Arrangement in Black: Portrait of F. R. Leyland was painted at intervals from 1870 to 1873.
1870: The portrait was commissioned by the sitter, Frederick Richards Leyland (1832-1892), and first mentioned by Whistler's mother, Anna Matilda Whistler (1804-1881), as being painted at Leyland's residence near Liverpool in August 1870. On 7 September she wrote that Whistler 'has been staying at Speke Hall four weeks. He is there to paint a full length life size portrait of Mr Leyland, which he writes me is getting on capitally.' 1 To another friend in America, she wrote:
'Speke Hall ... he has been there four weeks now & as he went for more than a mere holiday, to paint a life-size full length portrait of Mr Leyland his host he is to stay to finish that work. of course as his friend Mr L goes in & out to his business house in Liverpool daily, the Artist cannot confine himself to his Easel as he does too closely in his own Studio here.' 2
1871: In October 1871 the unfinished portrait was hanging at Speke Hall. 3
1872: It may have been among the '3 cases of portraits' saved from a fire on the train bringing Whistler's paintings from Speke to London, before sittings resumed in Whistler's London studio, as his mother recorded:
'I was tolerably well at the middle of Feb when Jemmie came home & resumed his work here. Lucy lost her father then & fretted herself ill, so that I had great exertions to make[,] Mr Leyland lunching with us while Jemmie had the favor of his posing.' 4
On 13 March Whistler's mother wrote that he hoped to complete it in time to send to the Royal Academy:
'We are in the pressure of the Season, & he begins work directly after our eight ocl breakfast regularly. he is perfecting the Portrait of Mr Leyland & trying to finish a beautiful life size of Mrs L, the pictures must be sent to the Royal Academy the 1st or 2nd day of April, though the Exhibition is not to be til a month later. I will not build castles or anticipate rewards to Jemie's diligence.' 5
Neither of the Leyland portraits were ready for exhibition that year, and Whistler's tolerant mother wrote that he was hoping to complete Leyland's portrait for exhibition at the Academy in the following year. 6 On 8 November 1872 Leyland described the sittings as 'my own martyrdom': 'I am glad you are working on the picture of the three Girls and I daresay your late work at life size portraits you will find has done you good and my own martyrdom not been in vain.' 7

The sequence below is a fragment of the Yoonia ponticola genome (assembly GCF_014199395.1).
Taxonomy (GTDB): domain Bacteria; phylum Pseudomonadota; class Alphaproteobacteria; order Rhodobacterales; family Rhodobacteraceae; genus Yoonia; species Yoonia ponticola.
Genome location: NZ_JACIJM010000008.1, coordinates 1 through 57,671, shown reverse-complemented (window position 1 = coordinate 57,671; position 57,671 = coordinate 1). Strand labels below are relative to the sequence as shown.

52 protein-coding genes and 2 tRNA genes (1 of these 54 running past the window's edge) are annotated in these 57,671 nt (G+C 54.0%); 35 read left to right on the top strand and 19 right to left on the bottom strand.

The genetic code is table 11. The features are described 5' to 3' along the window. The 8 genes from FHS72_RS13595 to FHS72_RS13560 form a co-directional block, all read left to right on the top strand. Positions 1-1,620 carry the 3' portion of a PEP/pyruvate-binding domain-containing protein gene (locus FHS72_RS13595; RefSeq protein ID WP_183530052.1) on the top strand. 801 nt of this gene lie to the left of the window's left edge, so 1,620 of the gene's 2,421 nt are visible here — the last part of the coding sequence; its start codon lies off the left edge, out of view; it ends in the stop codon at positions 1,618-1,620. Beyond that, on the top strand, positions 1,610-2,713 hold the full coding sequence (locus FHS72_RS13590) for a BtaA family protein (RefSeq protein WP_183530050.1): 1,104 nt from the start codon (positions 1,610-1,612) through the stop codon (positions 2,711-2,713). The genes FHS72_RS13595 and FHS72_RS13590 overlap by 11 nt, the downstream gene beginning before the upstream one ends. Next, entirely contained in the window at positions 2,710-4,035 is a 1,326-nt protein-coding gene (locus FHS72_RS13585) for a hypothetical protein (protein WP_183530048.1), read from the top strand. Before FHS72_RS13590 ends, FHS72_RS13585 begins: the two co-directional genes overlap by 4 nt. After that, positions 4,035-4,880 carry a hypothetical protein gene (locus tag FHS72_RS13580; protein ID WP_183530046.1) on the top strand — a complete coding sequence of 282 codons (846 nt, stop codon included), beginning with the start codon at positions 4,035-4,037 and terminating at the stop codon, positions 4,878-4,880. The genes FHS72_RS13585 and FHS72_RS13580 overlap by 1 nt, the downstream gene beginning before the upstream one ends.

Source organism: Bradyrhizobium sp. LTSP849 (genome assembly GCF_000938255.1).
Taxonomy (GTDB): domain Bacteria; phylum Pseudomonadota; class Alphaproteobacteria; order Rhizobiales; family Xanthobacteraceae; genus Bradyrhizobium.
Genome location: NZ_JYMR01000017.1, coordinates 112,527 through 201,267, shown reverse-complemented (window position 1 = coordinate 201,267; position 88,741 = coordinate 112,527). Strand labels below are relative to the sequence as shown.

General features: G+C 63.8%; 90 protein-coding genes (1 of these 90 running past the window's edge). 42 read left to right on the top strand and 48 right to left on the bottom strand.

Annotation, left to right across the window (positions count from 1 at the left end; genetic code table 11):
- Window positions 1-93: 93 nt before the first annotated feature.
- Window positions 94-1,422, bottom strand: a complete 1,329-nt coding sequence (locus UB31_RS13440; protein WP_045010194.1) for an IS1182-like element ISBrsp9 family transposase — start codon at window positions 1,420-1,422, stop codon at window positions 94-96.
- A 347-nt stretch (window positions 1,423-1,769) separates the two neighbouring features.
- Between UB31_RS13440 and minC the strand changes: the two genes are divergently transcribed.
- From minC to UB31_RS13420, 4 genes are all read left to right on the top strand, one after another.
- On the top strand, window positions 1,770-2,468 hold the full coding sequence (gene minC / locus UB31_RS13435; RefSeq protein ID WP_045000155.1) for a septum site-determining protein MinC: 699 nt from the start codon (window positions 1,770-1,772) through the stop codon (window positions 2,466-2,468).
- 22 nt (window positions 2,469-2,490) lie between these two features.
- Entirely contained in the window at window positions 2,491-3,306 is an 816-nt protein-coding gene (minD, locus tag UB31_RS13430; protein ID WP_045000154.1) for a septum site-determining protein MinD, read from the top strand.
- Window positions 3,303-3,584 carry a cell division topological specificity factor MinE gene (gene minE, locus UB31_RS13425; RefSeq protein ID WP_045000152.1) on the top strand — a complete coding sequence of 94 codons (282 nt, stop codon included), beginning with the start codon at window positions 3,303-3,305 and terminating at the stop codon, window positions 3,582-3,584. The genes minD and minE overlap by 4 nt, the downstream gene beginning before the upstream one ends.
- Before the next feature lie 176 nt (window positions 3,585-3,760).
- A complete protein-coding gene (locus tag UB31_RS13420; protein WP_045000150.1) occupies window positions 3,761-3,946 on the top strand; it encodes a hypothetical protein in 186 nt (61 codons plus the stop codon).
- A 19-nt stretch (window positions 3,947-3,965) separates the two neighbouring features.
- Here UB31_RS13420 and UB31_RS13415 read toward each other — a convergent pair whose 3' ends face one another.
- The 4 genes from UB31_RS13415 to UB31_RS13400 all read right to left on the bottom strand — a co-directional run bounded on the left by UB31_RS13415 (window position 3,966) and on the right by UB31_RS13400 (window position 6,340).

1873: Alan Summerly Cole (1846-1934) recorded in his diary that the portrait of Leyland was in progress, '16 February. To breakfast off blue and white. His portrait of Leyland then in hand - saw it.' 8 Whistler's biographers, the Pennells, thought that it was completed in the winter of 1873. 9
1874: According to Dante Gabriel Rossetti (1828-1882), who wrote that 'the head of Leyland is very like him', Whistler persuaded Leyland to subsidise a one-man show at the Flemish Gallery where the Leyland portraits, including 'Portrait, "Arrangement in Black" ', were exhibited. 10
1877: On 25 July, after the breakdown of relations between artist and patron over Harmony in Blue and Gold: The Peacock Room [YMSM 178], Whistler wrote to Leyland:
'You say that during the whole of our acquaintance I "have never finished for you a single thing for which I have been paid" -
I have in my possession two portraits which, though publicly approved of, my own artistic scruples alone have prevented me from forwarding to you who are their owner - They shall be sent at once.' 11
Leyland replied, 'I quite appreciate your "artistic scruples" to deliver the two portraits which you consider finished and I must say these scruples are uncommonly well founded. I am however willing to receive them as they are.' 12 A few days later, on 29 July 1877, A. S. Cole wrote in his diary that Whistler had shown him the portrait, then still in the studio. 13
1878: On 20 January 1878 A. S. Cole said that Whistler had a 'copy of his portrait of Leyland' in his studio, but there is no trace of such a work, and it could actually have been this portrait. 14 Leyland's portrait was seen at Whistler's new house, the White House in Tite Street, by Thomas Robert Way (1861-1913) at some time in 1878 or 1879. 15 Whistler wrote to Walter Theodore Watts-Dunton (1832-1914) in February 1878 that he meant to deliver the portrait to Leyland despite Leyland's lack of appreciation.
'It is far from my wish to rob Leyland of any real right - whatever may be my opinion of his conduct - The portraits of himself and Mrs Leyland I have witheld [sic] because of certain remarks in one of his letters impugning their artistic value, and whereas I do not acknowledge that a picture once bought merely belongs to the man who pays the money, but that it is the property of the whole world, I consider that I have a right to exhibit such picture that its' [sic] character may be guaranteed by brother artists - therefore it was my intention to show, in a public exposition these two paintings this spring - and thereupon restore them to their chance purchaser.' 16
10: Letters to Ford Madox Brown, [autumn] and 31 May 1874, quoted by Doughty, Oswald and John Robert Wahl (eds.), Letters of Dante Gabriel Rossetti, 4 vols, Oxford, 1965-1967, vol. 3, pp. 1287, 1307; Mr Whistler's Exhibition, Flemish Gallery, 48 Pall Mall, London, 1874 (cat. no. 1).
Last updated: 23rd April 2021 by Margaret